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Abstract:While machine learning can myopically reinforce social inequalities, it may also be used to dynamically seek equitable outcomes. In this paper, we formalize long-term fairness in the context of online reinforcement learning. This formulation can accommodate dynamical control objectives, such as driving equity inherent in the state of a population, that cannot be incorporated into static formulations of fairness. We demonstrate that this framing allows an algorithm to adapt to unknown dynamics by sacrificing short-term incentives to drive a classifier-population system towards more desirable equilibria. For the proposed setting, we develop an algorithm that adapts recent work in online learning. We prove that this algorithm achieves simultaneous probabilistic bounds on cumulative loss and cumulative violations of fairness (as statistical regularities between demographic groups). We compare our proposed algorithm to the repeated retraining of myopic classifiers, as a baseline, and to a deep reinforcement learning algorithm that lacks safety guarantees. Our experiments model human populations according to evolutionary game theory and integrate real-world datasets.

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Abstract:We prove that natural gradient descent, with respect to the parameters of a machine learning policy, admits a conjugate dynamical description consistent with evolution by natural selection. We characterize these conjugate dynamics as a locally optimal fit to the continuous-time replicator dynamics, and show that the Price equation applies to equivalence classes of functions belonging to a Hilbert space generated by the policy's architecture and parameters. We posit that "conjugate natural selection" intuitively explains the empirical effectiveness of natural gradient descent, while developing a useful analytic approach to the dynamics of machine learning.

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Abstract:Given an algorithmic predictor that is "fair" on some source distribution, will it still be fair on an unknown target distribution that differs from the source within some bound? In this paper, we study the transferability of statistical group fairness for machine learning predictors (i.e., classifiers or regressors) subject to bounded distribution shift, a phenomenon frequently caused by user adaptation to a deployed model or a dynamic environment. Herein, we develop a bound characterizing such transferability, flagging potentially inappropriate deployments of machine learning for socially consequential tasks. We first develop a framework for bounding violations of statistical fairness subject to distribution shift, formulating a generic upper bound for transferred fairness violation as our primary result. We then develop bounds for specific worked examples, adopting two commonly used fairness definitions (i.e., demographic parity and equalized odds) for two classes of distribution shift (i.e., covariate shift and label shift). Finally, we compare our theoretical bounds to deterministic models of distribution shift as well as real-world data.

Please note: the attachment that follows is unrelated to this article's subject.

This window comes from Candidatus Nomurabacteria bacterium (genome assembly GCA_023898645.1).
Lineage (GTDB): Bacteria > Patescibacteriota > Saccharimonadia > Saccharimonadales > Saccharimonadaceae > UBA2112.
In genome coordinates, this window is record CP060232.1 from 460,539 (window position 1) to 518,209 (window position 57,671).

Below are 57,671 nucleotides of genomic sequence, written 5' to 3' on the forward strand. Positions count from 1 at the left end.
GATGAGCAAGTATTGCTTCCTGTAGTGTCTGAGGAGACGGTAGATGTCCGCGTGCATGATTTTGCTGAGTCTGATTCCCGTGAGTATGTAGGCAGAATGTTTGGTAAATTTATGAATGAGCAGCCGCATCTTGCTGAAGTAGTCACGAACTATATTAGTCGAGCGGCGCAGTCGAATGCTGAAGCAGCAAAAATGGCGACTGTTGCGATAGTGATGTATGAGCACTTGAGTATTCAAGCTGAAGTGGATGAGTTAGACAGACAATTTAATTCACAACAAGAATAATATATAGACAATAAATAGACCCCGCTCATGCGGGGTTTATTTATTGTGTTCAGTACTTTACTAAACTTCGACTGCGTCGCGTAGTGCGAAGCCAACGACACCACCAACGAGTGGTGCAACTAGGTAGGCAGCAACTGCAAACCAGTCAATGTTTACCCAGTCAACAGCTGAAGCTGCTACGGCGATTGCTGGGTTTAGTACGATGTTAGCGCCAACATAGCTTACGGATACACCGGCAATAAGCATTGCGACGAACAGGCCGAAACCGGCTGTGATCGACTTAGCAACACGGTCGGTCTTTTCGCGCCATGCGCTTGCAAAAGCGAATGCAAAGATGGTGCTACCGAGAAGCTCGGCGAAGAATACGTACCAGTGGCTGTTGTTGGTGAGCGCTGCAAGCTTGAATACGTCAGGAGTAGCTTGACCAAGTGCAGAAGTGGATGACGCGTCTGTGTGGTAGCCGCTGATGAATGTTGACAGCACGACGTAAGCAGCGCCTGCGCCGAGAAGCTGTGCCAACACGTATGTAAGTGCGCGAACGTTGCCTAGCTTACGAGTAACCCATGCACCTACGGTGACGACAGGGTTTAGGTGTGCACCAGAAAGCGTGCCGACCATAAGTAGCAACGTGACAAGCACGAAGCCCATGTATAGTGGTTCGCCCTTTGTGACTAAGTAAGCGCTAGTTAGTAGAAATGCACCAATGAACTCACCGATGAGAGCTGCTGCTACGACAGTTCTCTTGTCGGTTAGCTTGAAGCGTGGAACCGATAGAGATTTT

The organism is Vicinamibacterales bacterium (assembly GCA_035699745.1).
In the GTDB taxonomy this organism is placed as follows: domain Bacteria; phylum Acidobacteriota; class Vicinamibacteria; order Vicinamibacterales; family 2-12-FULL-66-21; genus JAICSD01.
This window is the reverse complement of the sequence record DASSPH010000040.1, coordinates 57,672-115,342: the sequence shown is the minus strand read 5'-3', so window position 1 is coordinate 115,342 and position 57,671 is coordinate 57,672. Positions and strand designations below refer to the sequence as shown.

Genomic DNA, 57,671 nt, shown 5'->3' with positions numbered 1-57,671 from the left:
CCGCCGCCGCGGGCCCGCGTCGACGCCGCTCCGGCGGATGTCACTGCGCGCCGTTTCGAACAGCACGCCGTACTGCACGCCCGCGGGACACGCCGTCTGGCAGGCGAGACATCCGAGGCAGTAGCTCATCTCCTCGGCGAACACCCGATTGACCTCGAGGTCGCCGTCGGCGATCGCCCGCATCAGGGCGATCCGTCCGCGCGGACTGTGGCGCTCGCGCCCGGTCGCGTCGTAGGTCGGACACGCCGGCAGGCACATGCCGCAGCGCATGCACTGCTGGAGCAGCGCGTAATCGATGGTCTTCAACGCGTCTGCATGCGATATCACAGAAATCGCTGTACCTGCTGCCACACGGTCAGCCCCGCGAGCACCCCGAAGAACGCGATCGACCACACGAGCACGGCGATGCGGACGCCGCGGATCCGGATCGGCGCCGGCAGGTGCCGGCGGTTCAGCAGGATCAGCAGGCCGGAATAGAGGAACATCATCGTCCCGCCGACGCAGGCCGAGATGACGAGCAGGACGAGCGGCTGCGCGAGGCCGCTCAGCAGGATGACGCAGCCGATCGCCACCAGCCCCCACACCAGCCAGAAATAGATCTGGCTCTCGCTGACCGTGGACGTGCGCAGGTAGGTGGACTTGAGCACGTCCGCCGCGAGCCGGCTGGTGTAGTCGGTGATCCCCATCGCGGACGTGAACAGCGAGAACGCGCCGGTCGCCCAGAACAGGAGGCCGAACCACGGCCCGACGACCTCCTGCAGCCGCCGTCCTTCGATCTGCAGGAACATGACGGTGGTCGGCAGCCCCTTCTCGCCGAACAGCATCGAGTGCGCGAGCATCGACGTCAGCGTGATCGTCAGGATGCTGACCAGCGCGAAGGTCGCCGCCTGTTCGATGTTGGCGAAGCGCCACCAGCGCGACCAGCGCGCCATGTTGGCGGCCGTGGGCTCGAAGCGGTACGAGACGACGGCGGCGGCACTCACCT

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Abstract:Realistically -- and equitably -- modeling the dynamics of group-level disparities in machine learning remains an open problem. In particular, we desire models that do not suppose inherent differences between artificial groups of people -- but rather endogenize disparities by appeal to unequal initial conditions of insular subpopulations. In this paper, agents each have a real-valued feature $X$ (e.g., credit score) informed by a "true" binary label $Y$ representing qualification (e.g., for a loan). Each agent alternately (1) receives a binary classification label $\hat{Y}$ (e.g., loan approval) from a Bayes-optimal machine learning classifier observing $X$ and (2) may update their qualification $Y$ by imitating successful strategies (e.g., seek a raise) within an isolated group $G$ of agents to which they belong. We consider the disparity of qualification rates $\Pr(Y=1)$ between different groups and how this disparity changes subject to a sequence of Bayes-optimal classifiers repeatedly retrained on the global population. We model the evolving qualification rates of each subpopulation (group) using the replicator equation, which derives from a class of imitation processes. We show that differences in qualification rates between subpopulations can persist indefinitely for a set of non-trivial equilibrium states due to uniformed classifier deployments, even when groups are identical in all aspects except initial qualification densities. We next simulate the effects of commonly proposed fairness interventions on this dynamical system along with a new feedback control mechanism capable of permanently eliminating group-level qualification rate disparities. We conclude by discussing the limitations of our model and findings and by outlining potential future work.

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